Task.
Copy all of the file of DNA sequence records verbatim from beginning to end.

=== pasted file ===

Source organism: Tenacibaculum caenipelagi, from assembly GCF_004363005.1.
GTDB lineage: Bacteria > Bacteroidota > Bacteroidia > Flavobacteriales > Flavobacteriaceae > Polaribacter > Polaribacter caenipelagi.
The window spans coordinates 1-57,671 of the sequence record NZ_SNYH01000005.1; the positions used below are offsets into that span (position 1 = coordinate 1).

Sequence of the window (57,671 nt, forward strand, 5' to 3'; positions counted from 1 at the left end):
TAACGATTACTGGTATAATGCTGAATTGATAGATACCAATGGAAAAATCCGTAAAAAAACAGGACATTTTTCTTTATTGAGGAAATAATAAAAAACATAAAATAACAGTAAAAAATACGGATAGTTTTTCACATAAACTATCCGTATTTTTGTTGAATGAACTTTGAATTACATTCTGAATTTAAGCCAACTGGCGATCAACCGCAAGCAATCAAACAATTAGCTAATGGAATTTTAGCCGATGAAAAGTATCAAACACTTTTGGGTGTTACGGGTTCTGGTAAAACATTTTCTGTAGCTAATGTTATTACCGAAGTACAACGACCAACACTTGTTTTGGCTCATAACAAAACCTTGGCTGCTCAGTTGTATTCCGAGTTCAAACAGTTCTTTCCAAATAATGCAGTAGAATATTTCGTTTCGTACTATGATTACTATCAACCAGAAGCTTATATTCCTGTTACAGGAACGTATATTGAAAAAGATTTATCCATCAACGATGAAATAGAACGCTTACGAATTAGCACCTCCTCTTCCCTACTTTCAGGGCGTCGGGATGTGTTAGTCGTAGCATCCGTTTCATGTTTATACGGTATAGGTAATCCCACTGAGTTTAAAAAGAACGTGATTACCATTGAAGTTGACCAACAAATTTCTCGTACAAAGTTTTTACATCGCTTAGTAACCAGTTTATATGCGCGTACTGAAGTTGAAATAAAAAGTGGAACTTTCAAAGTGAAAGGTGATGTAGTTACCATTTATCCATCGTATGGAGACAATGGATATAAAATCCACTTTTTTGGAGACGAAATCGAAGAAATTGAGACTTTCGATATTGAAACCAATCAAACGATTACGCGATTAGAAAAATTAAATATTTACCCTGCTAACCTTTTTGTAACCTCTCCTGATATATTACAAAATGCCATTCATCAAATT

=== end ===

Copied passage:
Source organism: Tenacibaculum caenipelagi, from assembly GCF_004363005.1.
GTDB lineage: Bacteria > Bacteroidota > Bacteroidia > Flavobacteriales > Flavobacteriaceae > Polaribacter > Polaribacter caenipelagi.
The window spans coordinates 1-57,671 of the sequence record NZ_SNYH01000005.1; the positions used below are offsets into that span (position 1 = coordinate 1).

Sequence of the window (57,671 nt, forward strand, 5' to 3'; positions counted from 1 at the left end):
TAACGATTACTGGTATAATGCTGAATTGATAGATACCAATGGAAAAATCCGTAAAAAAACAGGACATTTTTCTTTATTGAGGAAATAATAAAAAACATAAAATAACAGTAAAAAATACGGATAGTTTTTCACATAAACTATCCGTATTTTTGTTGAATGAACTTTGAATTACATTCTGAATTTAAGCCAACTGGCGATCAACCGCAAGCAATCAAACAATTAGCTAATGGAATTTTAGCCGATGAAAAGTATCAAACACTTTTGGGTGTTACGGGTTCTGGTAAAACATTTTCTGTAGCTAATGTTATTACCGAAGTACAACGACCAACACTTGTTTTGGCTCATAACAAAACCTTGGCTGCTCAGTTGTATTCCGAGTTCAAACAGTTCTTTCCAAATAATGCAGTAGAATATTTCGTTTCGTACTATGATTACTATCAACCAGAAGCTTATATTCCTGTTACAGGAACGTATATTGAAAAAGATTTATCCATCAACGATGAAATAGAACGCTTACGAATTAGCACCTCCTCTTCCCTACTTTCAGGGCGTCGGGATGTGTTAGTCGTAGCATCCGTTTCATGTTTATACGGTATAGGTAATCCCACTGAGTTTAAAAAGAACGTGATTACCATTGAAGTTGACCAACAAATTTCTCGTACAAAGTTTTTACATCGCTTAGTAACCAGTTTATATGCGCGTACTGAAGTTGAAATAAAAAGTGGAACTTTCAAAGTGAAAGGTGATGTAGTTACCATTTATCCATCGTATGGAGACAATGGATATAAAATCCACTTTTTTGGAGACGAAATCGAAGAAATTGAGACTTTCGATATTGAAACCAATCAAACGATTACGCGATTAGAAAAATTAAATATTTACCCTGCTAACCTTTTTGTAACCTCTCCTGATATATTACAAAATGCCATTCATCAAATT